Reading issue 2 the basic elements of the plot which is unfolding are all perfectly fine. We see all the familiar staples of the Incredible Hulk's long history present - a smalltown America setting, Bruce Banner picked on by redneck residents and almost Hulking out, shadowy secret agencies encroaching and watching Banner closely, an old foe turning up out of the blue in dramatic fashion... and the subsequent carnage resulting as the Hulk answers the challenge and smalltown America tumbles. Its all there. All very traditional 'Hulk' elements.
But even with the superb Mark Bagley illustrating, little of it has any feeling or passion. Why...?

The problem with this issue is entirely structural, and coming from the lack of the fundamental necessity in any storytelling, that being the need for a centralised voice in the piece - In any story there has to be a character or a narrator who acts as the audiences focus and point of reference, their guide as it were.
Last Issue I noted the similarities to the final two years of Bill Mantlo's time on the character, like Waid Mantlo removed Bruce Banner from the series and leaving the book with just the Hulk as its driving force, but now mindless and incapable of speech. In order to make such a format work the book adopted the omniscient narrators convention as its focal point and ironically despite no longer having an intelligent and vocal central character the book became more cerebral and engaging as a result. It was as much a response to the changing audience as it was necessity, but Bill Mantlo was resorting to a convention that was actually very popular and immensely successful in doing this. The use of narration was certainly not a new thing, comics had always used it, but up until the early 1980s it was never used as intensely nor as intelligently. Perhaps no greater example of this technique in vivid use comes in the shape of Alan Moore, who had by this point become well entrenched with Swamp Thing and used Narration heavily to deliver stories which redefined the storytelling in the industry.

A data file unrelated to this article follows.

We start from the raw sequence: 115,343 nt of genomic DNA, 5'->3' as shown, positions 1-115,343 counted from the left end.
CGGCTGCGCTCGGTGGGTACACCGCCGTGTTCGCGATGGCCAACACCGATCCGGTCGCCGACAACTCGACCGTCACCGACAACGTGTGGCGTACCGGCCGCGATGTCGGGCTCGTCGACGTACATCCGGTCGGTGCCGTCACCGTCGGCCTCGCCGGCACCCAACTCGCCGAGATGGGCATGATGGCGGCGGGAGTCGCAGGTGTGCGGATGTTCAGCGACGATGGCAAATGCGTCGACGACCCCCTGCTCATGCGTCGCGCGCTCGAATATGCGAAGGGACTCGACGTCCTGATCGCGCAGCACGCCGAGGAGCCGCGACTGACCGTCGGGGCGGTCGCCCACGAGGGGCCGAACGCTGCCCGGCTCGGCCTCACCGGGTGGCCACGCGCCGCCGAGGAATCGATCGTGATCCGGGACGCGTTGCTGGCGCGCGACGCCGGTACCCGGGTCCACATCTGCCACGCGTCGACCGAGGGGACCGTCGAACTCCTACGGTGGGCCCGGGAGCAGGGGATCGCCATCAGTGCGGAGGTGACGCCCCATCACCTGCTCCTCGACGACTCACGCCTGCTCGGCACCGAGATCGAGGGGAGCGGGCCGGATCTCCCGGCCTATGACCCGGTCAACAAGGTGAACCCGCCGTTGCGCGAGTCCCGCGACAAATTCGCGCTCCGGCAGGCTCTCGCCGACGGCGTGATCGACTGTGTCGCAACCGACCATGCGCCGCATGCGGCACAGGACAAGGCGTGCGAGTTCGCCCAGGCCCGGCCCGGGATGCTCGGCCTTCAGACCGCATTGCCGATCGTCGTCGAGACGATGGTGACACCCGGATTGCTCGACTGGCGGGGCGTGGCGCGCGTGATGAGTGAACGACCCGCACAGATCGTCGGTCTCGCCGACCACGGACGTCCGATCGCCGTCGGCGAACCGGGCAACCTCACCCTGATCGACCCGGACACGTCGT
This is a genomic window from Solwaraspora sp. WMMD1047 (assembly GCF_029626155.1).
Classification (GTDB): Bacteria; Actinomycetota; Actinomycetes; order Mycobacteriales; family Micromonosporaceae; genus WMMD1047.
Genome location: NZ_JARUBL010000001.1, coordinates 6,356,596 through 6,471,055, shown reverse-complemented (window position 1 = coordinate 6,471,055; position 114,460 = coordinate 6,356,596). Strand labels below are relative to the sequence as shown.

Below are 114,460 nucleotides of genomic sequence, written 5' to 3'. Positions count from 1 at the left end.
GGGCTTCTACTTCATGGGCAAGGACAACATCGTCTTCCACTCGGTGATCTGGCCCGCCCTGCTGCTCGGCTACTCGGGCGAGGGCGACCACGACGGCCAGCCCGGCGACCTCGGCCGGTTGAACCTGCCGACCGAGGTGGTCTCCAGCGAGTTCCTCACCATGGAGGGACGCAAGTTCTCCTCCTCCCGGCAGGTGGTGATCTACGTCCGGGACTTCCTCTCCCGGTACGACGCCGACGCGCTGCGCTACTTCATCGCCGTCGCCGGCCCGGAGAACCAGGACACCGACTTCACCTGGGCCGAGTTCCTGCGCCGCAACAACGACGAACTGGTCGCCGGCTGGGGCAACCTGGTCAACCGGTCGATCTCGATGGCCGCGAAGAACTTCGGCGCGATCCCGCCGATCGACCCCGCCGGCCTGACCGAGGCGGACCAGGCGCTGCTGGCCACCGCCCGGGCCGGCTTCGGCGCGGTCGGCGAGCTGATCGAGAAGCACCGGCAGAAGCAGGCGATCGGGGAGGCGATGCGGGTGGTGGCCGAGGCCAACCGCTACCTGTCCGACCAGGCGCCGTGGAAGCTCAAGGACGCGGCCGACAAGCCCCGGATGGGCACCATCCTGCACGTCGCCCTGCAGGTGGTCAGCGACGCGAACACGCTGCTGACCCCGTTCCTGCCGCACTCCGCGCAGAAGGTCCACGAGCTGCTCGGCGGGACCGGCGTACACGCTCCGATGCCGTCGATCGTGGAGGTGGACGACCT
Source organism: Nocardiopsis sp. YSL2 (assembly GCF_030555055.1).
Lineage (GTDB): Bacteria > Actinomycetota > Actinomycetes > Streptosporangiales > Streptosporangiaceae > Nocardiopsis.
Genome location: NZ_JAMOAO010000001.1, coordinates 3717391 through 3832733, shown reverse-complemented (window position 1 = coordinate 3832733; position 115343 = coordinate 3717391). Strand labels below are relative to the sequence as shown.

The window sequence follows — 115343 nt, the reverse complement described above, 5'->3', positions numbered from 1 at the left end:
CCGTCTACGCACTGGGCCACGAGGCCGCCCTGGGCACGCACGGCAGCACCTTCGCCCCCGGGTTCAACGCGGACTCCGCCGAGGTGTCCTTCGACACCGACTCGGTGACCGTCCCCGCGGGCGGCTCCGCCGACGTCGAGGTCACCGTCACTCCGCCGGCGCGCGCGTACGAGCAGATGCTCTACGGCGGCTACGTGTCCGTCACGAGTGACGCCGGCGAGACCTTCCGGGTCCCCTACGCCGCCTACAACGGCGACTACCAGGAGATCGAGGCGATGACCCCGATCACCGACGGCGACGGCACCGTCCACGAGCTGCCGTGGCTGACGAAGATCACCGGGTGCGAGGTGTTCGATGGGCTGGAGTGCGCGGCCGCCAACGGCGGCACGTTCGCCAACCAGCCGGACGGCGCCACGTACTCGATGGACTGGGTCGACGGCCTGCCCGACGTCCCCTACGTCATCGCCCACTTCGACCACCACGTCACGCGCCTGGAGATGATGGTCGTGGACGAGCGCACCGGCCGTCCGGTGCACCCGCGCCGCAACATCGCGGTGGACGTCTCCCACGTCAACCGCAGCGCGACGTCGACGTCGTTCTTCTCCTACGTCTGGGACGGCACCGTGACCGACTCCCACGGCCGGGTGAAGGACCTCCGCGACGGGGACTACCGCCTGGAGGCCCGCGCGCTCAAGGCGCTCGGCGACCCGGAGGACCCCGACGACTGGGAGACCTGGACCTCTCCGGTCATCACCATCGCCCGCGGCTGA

Thirty years on it is incredible to think that this is a technique few writer still use... but this then is one of the fundamental flaws in Mark Waid's new direction for the title. Character walk onto panel with barely an introduction, the location shifts between pages and it is left to the reader to work out where they are now. We've seen The Hulk is capable of speech from the previous issue, so why has he nothing to say here?! He can follow SHIELD's directions so we know there is intelligence in there, what then is his agenda? What does he want? How does he feel about the recent events? Who knows...